Chicken is the meat of the future, say leading commentators. In a presentation to packaging industry conference Packform 2010, Nan-Dirk Mulder of Rabobank International suggested that poultry will have overtaken pork by 2030 as the world’s most popular meat.

The accompanying Chart 1 shows his round-up of forecasts from various agencies on the markets for the main meats up to 2025, emphasising how much poultry meat is expected to gain. It is extracted from his presentation to the 2010 Alltech international symposium held in the USA. Richard Brown of GIRA presented Chart 2 to the 3rd Global Feed & Food Congress, in Mexico, to illustrate expectations of how meat consumption by species in 2015 will compare with levels in 2005. Chart 3 tracing meat consumption per person/year over the period 1999 to 2019 is from projections in 2010 by U.S.-based food policy research institute FAPRI.

Market growth  

Forecasts have different horizons according to their source. The most widely quoted on livestock products internationally is the annual review of commodity market projections prepared jointly by the Organisation for Economic Cooperation & Development (OECD) and the food/agriculture organization of the United Nations (FAO). The sixth edition of this Agricultural Outlook series looks at prospects up to 2019. It predicts that the annual rate of market growth for all meats will ease slightly from 2.1% per year in the most recent decade to 1.9% in the period 2010-2019, but that poultry meat will be the main beneficiary.

The increases averaging 2.4% per year that it projects for the production and consumption of poultry meat compare with 1.7% projected for pork and 1.5% for beef. Consumption of poultry meat is expected to increase at an annual rate averaging 2.7% in developing-economy countries, but only 1.6% in those with a developed economy.

By this same OECD/FAO assessment, we should expect that world poultry meat consumption per person per year will increase by nearly 2 kilograms (kg) by 2019, from 13.5 kg to 15.3 kg, adding 26 million metric tons to the amount required annually. It says over 91 million metric tons of poultry meat per year were produced as an annual average in 2007-09 and by 2019 this looks likely to rise to almost 118 million metric tons. The details are set out in Table 1.

Areas of increase  

Addressing a markets forum at the 2010 International Poultry Expo in the USA, American economist Dr. Paul Aho speculated that world production of poultry meat and eggs could grow from a current level of slightly under 160 million metric tons per year to reach almost 300 million metric tons annually by 2050. Most of the increase, he added, will probably be in middle-income countries in Asia, Eastern Europe, the Middle East and Latin America.

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To achieve such a rise would involve doubling the present output of chicken to around 150 million metric tons, with increases of 100% for turkey meat at 10 million metric tons and for eggs at 136 million metric tons.

However, the amount of poultry meat and eggs consumed worldwide is influenced not only by population size and incomes, but also by food prices as governed by the cost of grain used in feeding the birds. Although the better feed conversion ratio achieved by poultry production means it is hit less hard than pork or beef when grains become more expensive, a crisis in the grain sector still could reduce the increases being projected for the uptake of chicken and turkey. Egg consumption tends to be much more resilient, however, making eggs the most sustainable of the animal proteins.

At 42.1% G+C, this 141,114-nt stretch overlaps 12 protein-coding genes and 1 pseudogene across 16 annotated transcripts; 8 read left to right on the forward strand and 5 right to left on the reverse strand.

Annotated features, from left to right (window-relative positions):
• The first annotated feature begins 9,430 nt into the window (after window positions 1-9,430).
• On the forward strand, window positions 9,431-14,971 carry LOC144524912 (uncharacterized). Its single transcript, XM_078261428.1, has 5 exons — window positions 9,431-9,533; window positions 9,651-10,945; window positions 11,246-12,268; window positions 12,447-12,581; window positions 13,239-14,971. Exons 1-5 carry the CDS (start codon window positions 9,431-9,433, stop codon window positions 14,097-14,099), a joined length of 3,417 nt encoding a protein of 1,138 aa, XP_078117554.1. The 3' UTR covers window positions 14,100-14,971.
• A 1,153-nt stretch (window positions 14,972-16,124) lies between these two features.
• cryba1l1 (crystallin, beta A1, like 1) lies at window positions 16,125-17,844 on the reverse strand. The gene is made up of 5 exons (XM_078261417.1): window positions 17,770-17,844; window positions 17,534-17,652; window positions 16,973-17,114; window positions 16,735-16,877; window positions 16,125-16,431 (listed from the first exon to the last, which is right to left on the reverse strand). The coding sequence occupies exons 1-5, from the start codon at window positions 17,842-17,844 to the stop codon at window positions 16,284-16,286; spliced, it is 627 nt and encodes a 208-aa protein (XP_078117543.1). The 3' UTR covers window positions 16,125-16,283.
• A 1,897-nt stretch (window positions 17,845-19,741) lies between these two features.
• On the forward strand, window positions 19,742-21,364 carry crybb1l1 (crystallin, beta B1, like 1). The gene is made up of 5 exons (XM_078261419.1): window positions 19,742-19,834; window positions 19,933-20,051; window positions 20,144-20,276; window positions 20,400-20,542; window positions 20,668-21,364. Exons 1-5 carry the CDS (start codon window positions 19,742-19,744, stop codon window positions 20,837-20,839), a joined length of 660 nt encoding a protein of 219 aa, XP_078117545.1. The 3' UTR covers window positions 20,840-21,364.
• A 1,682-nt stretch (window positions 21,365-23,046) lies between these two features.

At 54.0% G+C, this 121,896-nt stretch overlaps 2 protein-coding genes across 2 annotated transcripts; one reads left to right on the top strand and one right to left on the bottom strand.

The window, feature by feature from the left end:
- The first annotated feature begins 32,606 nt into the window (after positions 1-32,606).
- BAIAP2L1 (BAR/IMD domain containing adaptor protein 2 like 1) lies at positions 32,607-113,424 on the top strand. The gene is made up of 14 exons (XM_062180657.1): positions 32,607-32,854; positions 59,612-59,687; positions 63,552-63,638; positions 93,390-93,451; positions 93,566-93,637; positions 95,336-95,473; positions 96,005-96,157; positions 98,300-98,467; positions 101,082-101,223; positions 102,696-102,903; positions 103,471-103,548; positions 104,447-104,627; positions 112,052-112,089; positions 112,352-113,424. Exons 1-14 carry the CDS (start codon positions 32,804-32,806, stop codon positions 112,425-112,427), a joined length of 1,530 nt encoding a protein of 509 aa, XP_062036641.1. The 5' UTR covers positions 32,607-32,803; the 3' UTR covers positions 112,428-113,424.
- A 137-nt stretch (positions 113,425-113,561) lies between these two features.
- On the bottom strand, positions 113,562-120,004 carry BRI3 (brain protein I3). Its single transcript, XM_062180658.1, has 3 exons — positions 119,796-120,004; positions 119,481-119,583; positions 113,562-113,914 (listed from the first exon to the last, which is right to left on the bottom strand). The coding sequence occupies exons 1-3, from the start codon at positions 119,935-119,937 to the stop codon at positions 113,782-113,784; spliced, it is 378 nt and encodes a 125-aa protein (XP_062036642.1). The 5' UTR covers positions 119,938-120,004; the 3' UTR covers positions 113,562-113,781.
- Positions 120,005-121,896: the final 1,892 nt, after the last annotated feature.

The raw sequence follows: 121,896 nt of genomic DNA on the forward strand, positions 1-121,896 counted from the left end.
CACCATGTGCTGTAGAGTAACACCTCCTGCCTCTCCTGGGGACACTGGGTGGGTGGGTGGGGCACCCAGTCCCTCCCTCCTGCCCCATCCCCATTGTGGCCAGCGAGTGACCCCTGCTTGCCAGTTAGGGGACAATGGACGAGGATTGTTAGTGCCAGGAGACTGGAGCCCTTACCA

The latest series of long-term projections produced by the U.S. Department of Agriculture (USDA) looks at the likely trend to 2019 and assumes a rebound in global economic growth after recession that will support good gains in world food demand and agricultural trade. But it also points out that stronger economic growth contributes to a continued slowing of population gains around the world as birth rates decline. Its assumption is that the growth in the world’s human population during the period 2010-2019 will average only about 1.1% per year compared with rates averaging 1.7% per year in the 1980s and 1.4% annually in the 1990s.

Again, however, the developing countries provide a particular focus. The USDA analysts say they will generally will have higher population growth rates than in the rest of the world so that their share of world population increases from 78% in the 1980s and 80% in the 1990s to 84% by 2019.

European market researchers have examined the likely scenario for meat markets in Europe up to 2015. Their general conclusion is that the all-Europe production of poultry meat could grow by 8% in this time, with a 9% rise looking possible for consumption in the EU-27 member states.

Other forecasts have considered the outlook for the world trade in poultry meat up to 2019 and decided that these, too, should benefit from a return to better economies. They believe the total annual volume traded could increase by up to 25% from the level recorded in 2010. Brazil is seen as a major beneficiary, possibly adding 35% to the amount it exports each year. From lower starting levels, increases of 46% are projected for China’s exports and of 59% for those from Thailand.

Chart 5 is from a USDA publication indicating how imports of poultry meat by several of the main importing countries may change in the coming years. The region comprising the countries of the Middle East and North Africa is already the largest in the world for annual imports of all meat. The forecasters suggest this dominance is set to grow even more by 2019, not least with regard to the importation of poultry meat.